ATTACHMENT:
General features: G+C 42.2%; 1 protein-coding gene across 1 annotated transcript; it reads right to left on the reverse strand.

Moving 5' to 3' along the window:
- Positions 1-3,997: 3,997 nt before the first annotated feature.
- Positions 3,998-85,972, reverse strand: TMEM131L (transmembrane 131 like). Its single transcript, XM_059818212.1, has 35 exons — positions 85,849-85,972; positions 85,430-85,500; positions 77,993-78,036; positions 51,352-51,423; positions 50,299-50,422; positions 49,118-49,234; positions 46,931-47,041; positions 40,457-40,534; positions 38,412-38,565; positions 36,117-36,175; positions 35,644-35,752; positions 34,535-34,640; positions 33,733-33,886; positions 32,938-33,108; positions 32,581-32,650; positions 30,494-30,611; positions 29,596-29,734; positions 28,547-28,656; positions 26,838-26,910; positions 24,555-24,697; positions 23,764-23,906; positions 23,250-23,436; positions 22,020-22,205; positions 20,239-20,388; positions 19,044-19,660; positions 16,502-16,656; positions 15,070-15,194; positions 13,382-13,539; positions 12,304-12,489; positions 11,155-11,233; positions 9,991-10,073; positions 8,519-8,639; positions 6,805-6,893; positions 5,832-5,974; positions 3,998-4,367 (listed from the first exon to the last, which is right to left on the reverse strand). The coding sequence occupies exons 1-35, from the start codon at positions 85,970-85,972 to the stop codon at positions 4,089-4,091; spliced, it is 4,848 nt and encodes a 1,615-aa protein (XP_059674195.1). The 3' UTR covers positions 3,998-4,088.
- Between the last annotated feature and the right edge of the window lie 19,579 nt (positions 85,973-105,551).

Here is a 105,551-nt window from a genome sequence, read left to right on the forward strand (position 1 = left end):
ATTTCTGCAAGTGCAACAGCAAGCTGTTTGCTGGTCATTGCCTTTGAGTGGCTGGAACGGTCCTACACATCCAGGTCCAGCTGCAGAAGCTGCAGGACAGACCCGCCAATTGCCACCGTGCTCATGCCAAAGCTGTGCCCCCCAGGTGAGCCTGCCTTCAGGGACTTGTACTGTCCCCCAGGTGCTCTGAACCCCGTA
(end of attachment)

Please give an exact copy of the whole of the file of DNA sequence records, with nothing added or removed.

General features: G+C 42.2%; 1 protein-coding gene across 1 annotated transcript; it reads right to left on the reverse strand.

Moving 5' to 3' along the window:
- Positions 1-3,997: 3,997 nt before the first annotated feature.
- Positions 3,998-85,972, reverse strand: TMEM131L (transmembrane 131 like). Its single transcript, XM_059818212.1, has 35 exons — positions 85,849-85,972; positions 85,430-85,500; positions 77,993-78,036; positions 51,352-51,423; positions 50,299-50,422; positions 49,118-49,234; positions 46,931-47,041; positions 40,457-40,534; positions 38,412-38,565; positions 36,117-36,175; positions 35,644-35,752; positions 34,535-34,640; positions 33,733-33,886; positions 32,938-33,108; positions 32,581-32,650; positions 30,494-30,611; positions 29,596-29,734; positions 28,547-28,656; positions 26,838-26,910; positions 24,555-24,697; positions 23,764-23,906; positions 23,250-23,436; positions 22,020-22,205; positions 20,239-20,388; positions 19,044-19,660; positions 16,502-16,656; positions 15,070-15,194; positions 13,382-13,539; positions 12,304-12,489; positions 11,155-11,233; positions 9,991-10,073; positions 8,519-8,639; positions 6,805-6,893; positions 5,832-5,974; positions 3,998-4,367 (listed from the first exon to the last, which is right to left on the reverse strand). The coding sequence occupies exons 1-35, from the start codon at positions 85,970-85,972 to the stop codon at positions 4,089-4,091; spliced, it is 4,848 nt and encodes a 1,615-aa protein (XP_059674195.1). The 3' UTR covers positions 3,998-4,088.
- Between the last annotated feature and the right edge of the window lie 19,579 nt (positions 85,973-105,551).

Here is a 105,551-nt window from a genome sequence, read left to right on the forward strand (position 1 = left end):
ATTTCTGCAAGTGCAACAGCAAGCTGTTTGCTGGTCATTGCCTTTGAGTGGCTGGAACGGTCCTACACATCCAGGTCCAGCTGCAGAAGCTGCAGGACAGACCCGCCAATTGCCACCGTGCTCATGCCAAAGCTGTGCCCCCCAGGTGAGCCTGCCTTCAGGGACTTGTACTGTCCCCCAGGTGCTCTGAACCCCGTA